Alas, if you're familiar with old movies, it comes at no surprise that 1) you don't actually see Shosho kiss her white boss Mr. Wilmont (it cuts right before lip to lip contact), but 2) she gets bumped off. To have a woman of Asian decent sleep with a white man is one thing, but for her to live afterwards would have been too much for 1920s audiences. Still, to even suggest sexual relations between the two (as this movie does) must have been really racy for the time.

 I have to wonder how this went over in the US.  I'm guessing that the sequence in the low class dive, where a drunk white woman dances with a black man and gets both of them kicked out, must have certainly been cut. The scene is presented without comment: is it pro- or anti-segregation? This is the only time that the movie acknowledges racism openly; jealous Mabel seems more perturbed that a former scullery maid is stealing her spotlight. On the one hand, Shosho seduces her boss, whom she doesn't love (at least, that's what Mabel claims) for monetary benefits, and gets punished for it. On the other hand, Shosho isn't a villain, and we the viewers spend enough time with her, and in her squalid apartment, empathize with her and get caught up in her rise. He amicable relationship with a dumpy white scullery-maid, who encourages Shosho throughout, is quite refreshing.

Also fun:
The neat opening displays the credits on the sides of busses.
Charles Laughton shows up as a fellow who causes a ruckus over a dirty plate.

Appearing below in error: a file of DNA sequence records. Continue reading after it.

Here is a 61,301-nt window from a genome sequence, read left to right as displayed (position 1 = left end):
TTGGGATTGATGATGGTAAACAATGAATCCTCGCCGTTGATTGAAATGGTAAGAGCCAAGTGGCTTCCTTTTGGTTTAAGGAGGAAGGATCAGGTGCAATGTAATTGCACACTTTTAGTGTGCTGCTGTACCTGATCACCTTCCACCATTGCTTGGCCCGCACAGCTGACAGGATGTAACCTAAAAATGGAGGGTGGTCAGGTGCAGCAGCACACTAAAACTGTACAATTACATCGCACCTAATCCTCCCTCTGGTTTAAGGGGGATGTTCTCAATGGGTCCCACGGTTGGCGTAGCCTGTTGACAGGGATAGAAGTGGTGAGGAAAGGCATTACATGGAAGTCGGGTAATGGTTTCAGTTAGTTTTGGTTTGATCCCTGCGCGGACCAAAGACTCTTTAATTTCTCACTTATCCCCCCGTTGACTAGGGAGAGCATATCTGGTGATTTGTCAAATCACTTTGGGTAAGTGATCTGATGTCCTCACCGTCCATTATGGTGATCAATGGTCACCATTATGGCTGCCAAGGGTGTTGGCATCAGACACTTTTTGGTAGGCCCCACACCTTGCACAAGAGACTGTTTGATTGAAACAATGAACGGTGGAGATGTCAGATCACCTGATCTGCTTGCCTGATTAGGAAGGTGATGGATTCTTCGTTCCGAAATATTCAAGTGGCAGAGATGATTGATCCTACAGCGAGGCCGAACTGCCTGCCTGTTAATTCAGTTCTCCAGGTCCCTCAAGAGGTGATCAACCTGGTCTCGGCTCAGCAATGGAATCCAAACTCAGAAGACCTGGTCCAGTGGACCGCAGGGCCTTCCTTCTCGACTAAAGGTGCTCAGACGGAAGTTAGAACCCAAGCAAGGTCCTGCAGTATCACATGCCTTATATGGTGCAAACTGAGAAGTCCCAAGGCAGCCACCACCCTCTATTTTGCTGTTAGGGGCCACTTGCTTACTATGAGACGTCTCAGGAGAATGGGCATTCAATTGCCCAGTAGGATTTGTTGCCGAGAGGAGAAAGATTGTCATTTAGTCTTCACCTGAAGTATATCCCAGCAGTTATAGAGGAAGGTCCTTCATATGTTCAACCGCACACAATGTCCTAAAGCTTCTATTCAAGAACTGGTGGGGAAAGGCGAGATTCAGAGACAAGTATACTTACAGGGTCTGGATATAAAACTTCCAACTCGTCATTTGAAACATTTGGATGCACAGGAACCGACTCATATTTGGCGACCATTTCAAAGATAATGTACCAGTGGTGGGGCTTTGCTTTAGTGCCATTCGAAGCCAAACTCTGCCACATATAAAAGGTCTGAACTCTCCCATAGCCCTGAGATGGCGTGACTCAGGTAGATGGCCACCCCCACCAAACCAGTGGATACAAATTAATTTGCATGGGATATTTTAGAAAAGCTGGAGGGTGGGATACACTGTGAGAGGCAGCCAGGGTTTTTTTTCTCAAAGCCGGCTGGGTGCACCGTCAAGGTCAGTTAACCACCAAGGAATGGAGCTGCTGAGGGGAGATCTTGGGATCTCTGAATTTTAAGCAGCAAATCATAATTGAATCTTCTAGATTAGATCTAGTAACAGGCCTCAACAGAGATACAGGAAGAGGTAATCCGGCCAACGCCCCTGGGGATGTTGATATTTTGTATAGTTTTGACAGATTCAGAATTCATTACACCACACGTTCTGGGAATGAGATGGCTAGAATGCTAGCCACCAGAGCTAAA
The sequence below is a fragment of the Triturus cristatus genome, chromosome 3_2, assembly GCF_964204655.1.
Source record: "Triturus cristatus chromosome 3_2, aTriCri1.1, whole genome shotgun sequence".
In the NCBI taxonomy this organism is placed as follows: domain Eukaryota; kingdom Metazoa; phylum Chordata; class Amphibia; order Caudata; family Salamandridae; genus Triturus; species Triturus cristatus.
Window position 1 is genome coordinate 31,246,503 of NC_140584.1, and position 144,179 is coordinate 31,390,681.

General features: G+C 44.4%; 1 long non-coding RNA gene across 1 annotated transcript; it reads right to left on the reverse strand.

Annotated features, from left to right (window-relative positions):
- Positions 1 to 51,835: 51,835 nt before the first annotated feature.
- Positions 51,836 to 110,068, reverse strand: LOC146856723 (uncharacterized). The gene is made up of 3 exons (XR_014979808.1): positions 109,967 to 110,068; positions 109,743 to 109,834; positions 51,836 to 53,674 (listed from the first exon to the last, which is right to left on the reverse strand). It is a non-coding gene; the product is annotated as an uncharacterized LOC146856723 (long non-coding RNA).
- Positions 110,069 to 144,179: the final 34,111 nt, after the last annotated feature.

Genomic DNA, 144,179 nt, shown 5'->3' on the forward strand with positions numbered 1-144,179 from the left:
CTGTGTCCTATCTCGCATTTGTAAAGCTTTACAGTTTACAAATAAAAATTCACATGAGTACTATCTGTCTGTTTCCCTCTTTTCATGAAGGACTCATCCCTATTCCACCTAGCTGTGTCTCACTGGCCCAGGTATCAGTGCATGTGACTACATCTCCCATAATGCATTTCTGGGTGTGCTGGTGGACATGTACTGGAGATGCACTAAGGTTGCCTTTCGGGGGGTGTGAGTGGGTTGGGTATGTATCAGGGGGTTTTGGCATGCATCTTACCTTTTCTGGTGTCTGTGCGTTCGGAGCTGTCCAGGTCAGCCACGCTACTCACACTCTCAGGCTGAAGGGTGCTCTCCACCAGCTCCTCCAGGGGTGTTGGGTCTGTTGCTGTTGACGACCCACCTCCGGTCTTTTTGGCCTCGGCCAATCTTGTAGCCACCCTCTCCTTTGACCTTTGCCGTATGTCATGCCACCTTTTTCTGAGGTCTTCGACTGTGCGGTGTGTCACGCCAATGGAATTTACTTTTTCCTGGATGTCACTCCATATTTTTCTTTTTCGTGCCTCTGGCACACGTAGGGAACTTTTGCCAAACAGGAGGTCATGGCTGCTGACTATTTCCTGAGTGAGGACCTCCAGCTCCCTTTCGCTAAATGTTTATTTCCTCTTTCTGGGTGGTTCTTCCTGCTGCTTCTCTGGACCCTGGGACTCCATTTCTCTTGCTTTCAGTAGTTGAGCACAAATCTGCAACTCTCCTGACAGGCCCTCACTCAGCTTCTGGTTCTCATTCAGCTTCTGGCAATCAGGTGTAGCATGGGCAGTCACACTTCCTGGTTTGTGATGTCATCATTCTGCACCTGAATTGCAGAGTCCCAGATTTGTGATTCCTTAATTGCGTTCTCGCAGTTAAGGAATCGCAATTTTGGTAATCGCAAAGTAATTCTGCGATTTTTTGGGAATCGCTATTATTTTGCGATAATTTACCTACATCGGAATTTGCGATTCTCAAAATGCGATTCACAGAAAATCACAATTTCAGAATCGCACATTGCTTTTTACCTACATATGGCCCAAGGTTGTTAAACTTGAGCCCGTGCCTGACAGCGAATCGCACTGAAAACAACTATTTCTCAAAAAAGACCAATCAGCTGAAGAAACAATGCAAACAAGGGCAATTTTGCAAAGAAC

Caddish Cyril Richard, the fiend who got knifed in Blackmail (1929), shows off his neat dancing skills.

The good: cinematography, Anna May Wong

The Bad: bland white leads, cliche jealousy plot, Ms. Wong's fate

Accidentally Feminist?: Not really, but it's neat to see a successful woman of Asian decent on the silent screen.

Wednesday, March 4, 2015

Lola Montès (1955) & Dr. No (1962)

Lola Montès is a biopic about the titular 19th century Courtesan, a living prop in a circus show about her life. Throughout the show, during the Ring Master's (the always dynamic Peter Ustinov) exposition, Lola (Martine Carol) flashbacks to her past life and loves, when things where easier, the cigars plentiful, and her lovers rich, famous, and easy to break up with.

This movie is crazy colorful, with vivid reds, blues, and yellows that you just don't seen any more on film, and expensively elaborate, with puffy costumes fringed with sequins and a carriage big enough to hold a piano. I don't see why critics are so disdainful towards Ms. Carol; I thought she was fine, not great, mind you, but perfectly fine; she didn't stand out as being particularly dull or flagrantly artificial, like the worst actresses I've seen. The other actors were admittedly superior, especially Anton Walbrook--always nice to see him play a nice guy, in this case King Leopold I of Bavaria. Jules (Oskar Werner) from Jules and Jim (1962) also shows up as a smitten student.

I really need to see more Ophüls movies; thus far, the only things I've seen by him are Letter From an Unknown Women (1948), Caught (1949), and La Ronde (1950). All of those are great, highly enjoyable and aesthetically jaw-dropping (well, Caught was a bit underwhelming, but it did have its moments), so this needs to be corrected. Eventually. Can't understand why this movie was originally reedited to make it more "chronological"; did the studio really think that audiences wouldn't be able to follow the plot? Then again, the similarly timeline jumping Intolerance (1916) didn't do that well financially either, and it's a hands down classic!

Now for Dr. No, where the world first saw Bond, James Bond, on screen, the big screen, that is. Technically, his debut came on TV, in an hour-long adaptation of Casino Royale (1954) on the anthology show Climax!; he was dubbed Jimmy Bond, and was American. I wonder if one can see it.